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Radical Movements: Creature Review

British filmmaker and previous ASFF guest speaker Asif Kapadia (b. 1972) has made his international reputation on a trilogy of archive-driven documentaries. Previous films have looked at fallen icons, including Ayrton Senna, Amy Winehouse and Diego Maradona. But his latest non-fiction piece Creature feels like a radical, if welcome, departure from his earlier work.

Kapadia captures a mesmerising dance-drama inspired by Mary Shelley’s Frankenstein. The piece, which is choreographed by Akram Khan and made in collaboration with the English National Ballet, stars Jeffrey Cirio in the title role, who offers a powerful but also tender performance throughout. The bare-stage setting set the scene, with high walls on three sides that lend the story an apt feeling of claustrophobia. The lighting is dim but sensual, glistening off the dancers’ bodies. Kapadia lets his camera pick up every pose, every sinew strained, every muscle flexed. The lens moves in so close at times, audiences will feel like they’ve got the best seat in the house.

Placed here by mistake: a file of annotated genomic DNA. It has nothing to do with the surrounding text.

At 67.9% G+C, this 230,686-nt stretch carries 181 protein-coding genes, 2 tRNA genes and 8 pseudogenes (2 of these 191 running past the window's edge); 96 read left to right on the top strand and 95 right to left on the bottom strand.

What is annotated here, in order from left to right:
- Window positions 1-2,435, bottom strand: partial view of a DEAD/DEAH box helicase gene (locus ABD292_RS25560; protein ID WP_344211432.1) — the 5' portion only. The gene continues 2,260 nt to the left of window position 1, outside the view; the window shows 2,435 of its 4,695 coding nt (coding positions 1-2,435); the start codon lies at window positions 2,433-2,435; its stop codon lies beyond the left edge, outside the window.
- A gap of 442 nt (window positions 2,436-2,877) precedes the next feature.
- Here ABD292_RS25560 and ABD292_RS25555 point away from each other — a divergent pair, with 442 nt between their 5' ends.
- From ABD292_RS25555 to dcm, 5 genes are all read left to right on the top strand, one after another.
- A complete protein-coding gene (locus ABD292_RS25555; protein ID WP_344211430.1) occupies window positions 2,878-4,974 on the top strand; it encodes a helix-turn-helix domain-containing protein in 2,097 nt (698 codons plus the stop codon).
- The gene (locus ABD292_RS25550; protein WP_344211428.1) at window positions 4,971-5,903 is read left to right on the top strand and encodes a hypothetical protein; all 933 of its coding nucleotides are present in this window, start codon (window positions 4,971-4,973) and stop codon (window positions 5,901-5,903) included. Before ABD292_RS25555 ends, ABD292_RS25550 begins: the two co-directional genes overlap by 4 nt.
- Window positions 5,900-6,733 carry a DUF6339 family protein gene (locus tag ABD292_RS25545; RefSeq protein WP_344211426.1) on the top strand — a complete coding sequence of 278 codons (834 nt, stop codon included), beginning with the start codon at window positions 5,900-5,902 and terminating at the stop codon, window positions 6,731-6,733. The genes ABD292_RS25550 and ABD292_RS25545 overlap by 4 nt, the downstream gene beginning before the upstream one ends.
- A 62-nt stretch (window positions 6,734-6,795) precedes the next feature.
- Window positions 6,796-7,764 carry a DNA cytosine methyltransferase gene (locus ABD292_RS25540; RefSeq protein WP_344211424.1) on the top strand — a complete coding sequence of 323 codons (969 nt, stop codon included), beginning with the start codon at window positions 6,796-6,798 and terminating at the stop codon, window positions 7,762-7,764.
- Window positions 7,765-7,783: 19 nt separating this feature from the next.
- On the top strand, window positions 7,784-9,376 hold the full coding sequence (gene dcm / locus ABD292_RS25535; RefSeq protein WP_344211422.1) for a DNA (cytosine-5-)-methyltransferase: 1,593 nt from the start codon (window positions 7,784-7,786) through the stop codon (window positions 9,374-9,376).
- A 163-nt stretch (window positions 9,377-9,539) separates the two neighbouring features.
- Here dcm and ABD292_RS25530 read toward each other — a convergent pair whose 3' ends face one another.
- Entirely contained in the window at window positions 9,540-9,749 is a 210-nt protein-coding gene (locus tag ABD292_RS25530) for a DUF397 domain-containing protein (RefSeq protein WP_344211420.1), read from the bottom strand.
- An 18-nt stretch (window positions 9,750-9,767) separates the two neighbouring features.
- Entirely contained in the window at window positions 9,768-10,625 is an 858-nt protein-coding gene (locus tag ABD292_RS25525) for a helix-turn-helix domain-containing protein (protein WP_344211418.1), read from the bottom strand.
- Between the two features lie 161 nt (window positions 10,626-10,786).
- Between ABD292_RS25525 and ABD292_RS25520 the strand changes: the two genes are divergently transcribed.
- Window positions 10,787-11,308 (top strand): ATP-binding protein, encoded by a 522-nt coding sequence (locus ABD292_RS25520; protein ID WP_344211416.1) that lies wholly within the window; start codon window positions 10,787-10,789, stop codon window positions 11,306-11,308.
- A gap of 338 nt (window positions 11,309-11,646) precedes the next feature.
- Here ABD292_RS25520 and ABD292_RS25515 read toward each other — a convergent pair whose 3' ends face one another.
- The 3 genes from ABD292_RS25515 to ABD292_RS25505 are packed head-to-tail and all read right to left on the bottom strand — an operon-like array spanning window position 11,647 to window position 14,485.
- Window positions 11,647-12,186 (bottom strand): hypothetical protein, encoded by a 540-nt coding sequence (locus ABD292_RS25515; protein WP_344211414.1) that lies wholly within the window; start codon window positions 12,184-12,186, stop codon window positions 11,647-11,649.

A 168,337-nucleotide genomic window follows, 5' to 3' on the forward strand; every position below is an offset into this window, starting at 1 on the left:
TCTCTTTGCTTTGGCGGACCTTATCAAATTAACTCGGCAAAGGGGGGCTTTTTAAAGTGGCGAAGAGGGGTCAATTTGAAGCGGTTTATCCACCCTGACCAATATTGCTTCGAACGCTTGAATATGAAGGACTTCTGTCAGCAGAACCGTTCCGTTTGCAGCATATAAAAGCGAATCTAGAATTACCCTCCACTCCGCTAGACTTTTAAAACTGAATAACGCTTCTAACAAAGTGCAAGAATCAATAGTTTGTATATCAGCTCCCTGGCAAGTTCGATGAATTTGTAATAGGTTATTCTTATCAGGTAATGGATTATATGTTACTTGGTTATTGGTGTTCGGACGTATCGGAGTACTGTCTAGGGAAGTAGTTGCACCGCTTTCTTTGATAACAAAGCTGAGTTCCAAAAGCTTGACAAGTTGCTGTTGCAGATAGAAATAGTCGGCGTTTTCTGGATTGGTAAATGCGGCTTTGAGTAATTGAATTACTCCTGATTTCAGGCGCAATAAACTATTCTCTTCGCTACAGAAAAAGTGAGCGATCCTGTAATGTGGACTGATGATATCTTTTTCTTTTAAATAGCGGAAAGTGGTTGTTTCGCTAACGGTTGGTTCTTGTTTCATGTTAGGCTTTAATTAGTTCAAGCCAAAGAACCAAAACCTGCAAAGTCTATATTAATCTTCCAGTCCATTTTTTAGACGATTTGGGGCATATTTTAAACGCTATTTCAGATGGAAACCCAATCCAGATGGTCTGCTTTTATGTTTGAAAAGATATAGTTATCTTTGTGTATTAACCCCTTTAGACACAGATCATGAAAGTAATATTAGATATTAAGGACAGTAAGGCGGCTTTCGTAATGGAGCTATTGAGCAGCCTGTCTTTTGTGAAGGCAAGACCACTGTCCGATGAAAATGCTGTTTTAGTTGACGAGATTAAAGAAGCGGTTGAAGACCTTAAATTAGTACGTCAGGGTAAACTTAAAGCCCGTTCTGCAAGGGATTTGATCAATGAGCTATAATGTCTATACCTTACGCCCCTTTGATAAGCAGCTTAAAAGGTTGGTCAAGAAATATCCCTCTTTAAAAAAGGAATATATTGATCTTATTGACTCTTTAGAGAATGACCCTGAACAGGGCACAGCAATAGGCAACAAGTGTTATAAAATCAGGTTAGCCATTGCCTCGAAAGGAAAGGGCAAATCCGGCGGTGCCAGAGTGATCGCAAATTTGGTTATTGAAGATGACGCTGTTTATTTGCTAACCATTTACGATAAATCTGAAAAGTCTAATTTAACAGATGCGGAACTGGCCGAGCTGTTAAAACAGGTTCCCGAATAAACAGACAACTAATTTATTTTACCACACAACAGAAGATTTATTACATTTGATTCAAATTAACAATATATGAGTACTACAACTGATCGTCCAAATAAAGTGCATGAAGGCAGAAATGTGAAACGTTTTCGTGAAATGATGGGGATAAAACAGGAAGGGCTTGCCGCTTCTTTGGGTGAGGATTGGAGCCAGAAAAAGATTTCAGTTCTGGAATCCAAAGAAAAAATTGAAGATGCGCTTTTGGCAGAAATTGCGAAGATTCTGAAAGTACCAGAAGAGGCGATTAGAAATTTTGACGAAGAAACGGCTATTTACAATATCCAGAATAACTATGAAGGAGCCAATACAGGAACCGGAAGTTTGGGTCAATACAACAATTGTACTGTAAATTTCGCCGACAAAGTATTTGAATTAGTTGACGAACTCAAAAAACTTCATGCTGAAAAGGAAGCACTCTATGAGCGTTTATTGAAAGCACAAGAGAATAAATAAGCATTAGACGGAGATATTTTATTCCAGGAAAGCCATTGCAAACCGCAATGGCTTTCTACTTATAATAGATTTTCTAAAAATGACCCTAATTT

The overall story, which also draws from Georg Büchner’s tragedy Woyzeck, has an apocalyptic sheen. The setting is an Arctic research station, perhaps the last habitable place left on Earth, where the Creature is being experimented upon by a Doctor (Stina Quagebeur), at the behest of a military leader, the Major (Fabian Reimair). With mankind facing extinction, this resilient beast might be the unexpected saviour. At the heart of the film is a tragic love story between the Creature and Marie (Erina Takahashi), a cleaner in the facility. Pain and suffering awaits in the wings, although the dancing is so beautiful at times, it’s almost easy to forget the high-stakes. Khan’s choreography is intensely staged, his performers utterly in tune with themselves, each other and the piece at hand.

Kapadia adds some unique flourishes to the cinematic recording. Actor-director Andy Serkis adds a hypnotic voiceover, and excerpts from Richard Nixon’s famed call to Apollo 11 astronauts Neil Armstrong and Buzz Aldrin also fill the air. By the end, as walls begin to crumble in a jaw-dropping finale, viewers are left entranced by this Kapadia-Khan collaboration. Each artist works in perfect harmony to reframe interpretative dance in a poetic, powerful way.

English National Ballet, Little House Productions | In cinemas from 24 February

Words: James Mottram

Images courtesy of English National Ballet